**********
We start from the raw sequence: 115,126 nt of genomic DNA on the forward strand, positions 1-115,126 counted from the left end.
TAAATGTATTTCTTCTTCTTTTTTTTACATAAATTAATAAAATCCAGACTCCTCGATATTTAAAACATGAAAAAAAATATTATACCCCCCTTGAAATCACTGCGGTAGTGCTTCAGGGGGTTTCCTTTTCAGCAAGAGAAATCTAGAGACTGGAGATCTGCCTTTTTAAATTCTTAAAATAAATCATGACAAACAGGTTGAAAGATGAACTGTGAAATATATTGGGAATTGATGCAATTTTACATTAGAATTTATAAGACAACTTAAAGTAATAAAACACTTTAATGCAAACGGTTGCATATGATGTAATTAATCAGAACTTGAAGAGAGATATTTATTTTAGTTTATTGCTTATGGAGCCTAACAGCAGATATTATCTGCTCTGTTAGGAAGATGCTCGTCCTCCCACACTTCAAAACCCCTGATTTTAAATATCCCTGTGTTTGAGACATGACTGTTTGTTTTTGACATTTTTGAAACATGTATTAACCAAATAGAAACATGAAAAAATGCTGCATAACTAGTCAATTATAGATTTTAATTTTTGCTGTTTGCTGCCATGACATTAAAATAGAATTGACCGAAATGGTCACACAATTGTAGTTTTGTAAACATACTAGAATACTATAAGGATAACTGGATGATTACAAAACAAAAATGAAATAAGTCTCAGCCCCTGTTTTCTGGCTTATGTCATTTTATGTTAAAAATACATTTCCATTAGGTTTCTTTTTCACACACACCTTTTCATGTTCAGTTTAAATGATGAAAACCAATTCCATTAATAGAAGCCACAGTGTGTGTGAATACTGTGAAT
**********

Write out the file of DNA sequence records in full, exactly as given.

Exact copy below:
We start from the raw sequence: 115,126 nt of genomic DNA on the forward strand, positions 1-115,126 counted from the left end.
TAAATGTATTTCTTCTTCTTTTTTTTACATAAATTAATAAAATCCAGACTCCTCGATATTTAAAACATGAAAAAAAATATTATACCCCCCTTGAAATCACTGCGGTAGTGCTTCAGGGGGTTTCCTTTTCAGCAAGAGAAATCTAGAGACTGGAGATCTGCCTTTTTAAATTCTTAAAATAAATCATGACAAACAGGTTGAAAGATGAACTGTGAAATATATTGGGAATTGATGCAATTTTACATTAGAATTTATAAGACAACTTAAAGTAATAAAACACTTTAATGCAAACGGTTGCATATGATGTAATTAATCAGAACTTGAAGAGAGATATTTATTTTAGTTTATTGCTTATGGAGCCTAACAGCAGATATTATCTGCTCTGTTAGGAAGATGCTCGTCCTCCCACACTTCAAAACCCCTGATTTTAAATATCCCTGTGTTTGAGACATGACTGTTTGTTTTTGACATTTTTGAAACATGTATTAACCAAATAGAAACATGAAAAAATGCTGCATAACTAGTCAATTATAGATTTTAATTTTTGCTGTTTGCTGCCATGACATTAAAATAGAATTGACCGAAATGGTCACACAATTGTAGTTTTGTAAACATACTAGAATACTATAAGGATAACTGGATGATTACAAAACAAAAATGAAATAAGTCTCAGCCCCTGTTTTCTGGCTTATGTCATTTTATGTTAAAAATACATTTCCATTAGGTTTCTTTTTCACACACACCTTTTCATGTTCAGTTTAAATGATGAAAACCAATTCCATTAATAGAAGCCACAGTGTGTGTGAATACTGTGAAT